With the advent of the XK150 in 1957 the styling, although essentially the same, was revised again and became very much more bulbous. There was also a more modern, one-piece panoramic windscreen for all three versions (the roadster arriving in 1958). Engine power was increased again, up to 210bhp in standard form, but an S version with straight-port heads pushed out healthy 250bhp.
There were all-round Dunlop disc brake to replace the drums of the previous model and from 1959, the more powerful 3.8-litre engine became available. But then the XK150 needed more power; like so many cars after a lengthy development phase, the XK underwent many production changes and had put on serious quantities of weight as a result — even the roadster was treated to wind-up windows. And the sales figures are most interesting; more than 12,000 Xk120s, 9,000 XK140s and 9,400 XK150s found customers in a long production run which lasted until the introduction of the E-Type in 1961.
When the XK120 was originally announced, Jaguar had no shortage of competition in the sports car market, especially from Porsche, Aston Martin and Ferrari, whose formidable efforts all began at around the same time. Jaguar’s strongest suit was in providing a top-class product at an almost unbelievably low price. In brief, you got more horses for your money than any other manufacturer could offer or provide.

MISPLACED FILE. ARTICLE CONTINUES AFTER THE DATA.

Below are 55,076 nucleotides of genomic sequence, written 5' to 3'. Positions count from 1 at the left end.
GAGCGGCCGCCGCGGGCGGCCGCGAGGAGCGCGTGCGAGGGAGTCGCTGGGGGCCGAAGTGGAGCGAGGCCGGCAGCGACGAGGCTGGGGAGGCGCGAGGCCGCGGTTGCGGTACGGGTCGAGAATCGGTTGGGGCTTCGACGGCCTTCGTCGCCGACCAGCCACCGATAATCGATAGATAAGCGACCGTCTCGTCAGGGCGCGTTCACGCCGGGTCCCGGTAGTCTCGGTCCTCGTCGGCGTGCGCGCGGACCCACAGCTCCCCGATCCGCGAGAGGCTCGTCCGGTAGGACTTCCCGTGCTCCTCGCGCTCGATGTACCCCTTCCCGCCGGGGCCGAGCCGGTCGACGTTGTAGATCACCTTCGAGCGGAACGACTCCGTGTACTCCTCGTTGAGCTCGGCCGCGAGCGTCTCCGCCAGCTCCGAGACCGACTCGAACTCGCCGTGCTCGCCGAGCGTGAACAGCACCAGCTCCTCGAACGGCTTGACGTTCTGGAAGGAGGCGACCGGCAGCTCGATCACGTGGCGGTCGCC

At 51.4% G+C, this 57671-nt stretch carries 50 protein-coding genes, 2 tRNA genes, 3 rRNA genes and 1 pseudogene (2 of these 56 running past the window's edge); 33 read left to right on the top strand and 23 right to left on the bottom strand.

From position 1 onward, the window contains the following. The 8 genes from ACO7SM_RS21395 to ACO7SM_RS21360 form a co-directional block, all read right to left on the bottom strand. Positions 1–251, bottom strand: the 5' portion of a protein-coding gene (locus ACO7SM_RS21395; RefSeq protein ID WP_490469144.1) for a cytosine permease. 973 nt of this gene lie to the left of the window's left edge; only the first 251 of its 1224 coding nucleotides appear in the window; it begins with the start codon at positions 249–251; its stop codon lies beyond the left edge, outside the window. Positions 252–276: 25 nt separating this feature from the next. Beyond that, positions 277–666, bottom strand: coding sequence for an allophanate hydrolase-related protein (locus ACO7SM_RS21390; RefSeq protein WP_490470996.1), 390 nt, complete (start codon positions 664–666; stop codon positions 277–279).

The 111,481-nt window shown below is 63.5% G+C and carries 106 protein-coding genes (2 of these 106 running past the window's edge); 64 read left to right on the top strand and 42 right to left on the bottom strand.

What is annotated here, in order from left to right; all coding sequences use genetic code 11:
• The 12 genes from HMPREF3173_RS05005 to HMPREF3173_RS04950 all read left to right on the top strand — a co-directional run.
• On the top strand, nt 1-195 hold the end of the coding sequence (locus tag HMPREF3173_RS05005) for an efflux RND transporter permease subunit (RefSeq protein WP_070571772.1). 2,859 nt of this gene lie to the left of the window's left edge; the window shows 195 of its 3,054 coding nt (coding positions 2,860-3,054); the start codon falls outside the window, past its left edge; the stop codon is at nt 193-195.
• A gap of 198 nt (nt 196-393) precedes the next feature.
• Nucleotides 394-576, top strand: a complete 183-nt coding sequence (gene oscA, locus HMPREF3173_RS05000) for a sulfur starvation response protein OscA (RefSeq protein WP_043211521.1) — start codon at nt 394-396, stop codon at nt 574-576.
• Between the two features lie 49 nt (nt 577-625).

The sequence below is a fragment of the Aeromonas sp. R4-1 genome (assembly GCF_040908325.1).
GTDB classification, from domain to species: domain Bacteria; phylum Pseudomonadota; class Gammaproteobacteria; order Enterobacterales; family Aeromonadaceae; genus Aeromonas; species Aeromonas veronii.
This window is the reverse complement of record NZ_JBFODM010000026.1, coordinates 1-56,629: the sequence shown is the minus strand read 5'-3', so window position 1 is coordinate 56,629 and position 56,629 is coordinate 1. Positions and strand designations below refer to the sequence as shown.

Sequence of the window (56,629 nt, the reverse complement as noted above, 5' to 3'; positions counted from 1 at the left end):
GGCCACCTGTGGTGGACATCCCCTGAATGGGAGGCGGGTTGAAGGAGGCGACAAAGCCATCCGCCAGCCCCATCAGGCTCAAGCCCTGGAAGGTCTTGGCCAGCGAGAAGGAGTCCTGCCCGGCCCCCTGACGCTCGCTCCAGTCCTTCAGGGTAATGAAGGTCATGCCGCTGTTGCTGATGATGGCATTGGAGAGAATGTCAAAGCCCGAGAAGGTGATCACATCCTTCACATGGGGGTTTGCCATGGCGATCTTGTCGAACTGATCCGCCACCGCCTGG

In the hand of people like Stirling Moss, Peter Walker and Jack Fairman et al, these cars were also immediately successful in motorsport, both at circuit and rally venues. But despite their impeccable racing pedigree, prices for these fine vehicles remain reasonable today. XK Jaguars are also in plentiful supply but beware — many have been rebuilt to indifferent standards, and where advertisements entice you with words like ‘rust-free’, it often turns out to be the case that the rust is free and there’s plenty of it.
Over the past few years, a small number of cars have made regular appearances on the auction circuit and dealers’ forecourts and are clearly not what they purport to be. Before buying, therefore, it pays to consult an expert: creating a fake XK is only slightly more difficult than building an Airfix model aeroplane.
On the road, a well-fettled Jaguar should feel as though ‘hewn from solid’. By today’s standards, the steering is a little ponderous, but the roadholding is excellent — even on the original-pattern crossply tyres — and the engine should feel strong and willing across the rev range. A good well-maintained example should bring a smile to your face as soon as you switch the engine on — a bad one probably won’t.
A classic among British sporting classics, this is a notch or two above the rest where charisma is concerned and can be used ‘fuss free’ on today’s roads, but at a price. XK Jaguars will pass just about everything — except a petrol pump! Push the pedal to the metal and vast quantities of 4-star disappear at an alarming rate. For the fun you’ll have, though, it’s worth it, and there’s a bonus: the engines in these cars are almost unburstable so you are not going to be burdened with expensive bills for rebuilds too often.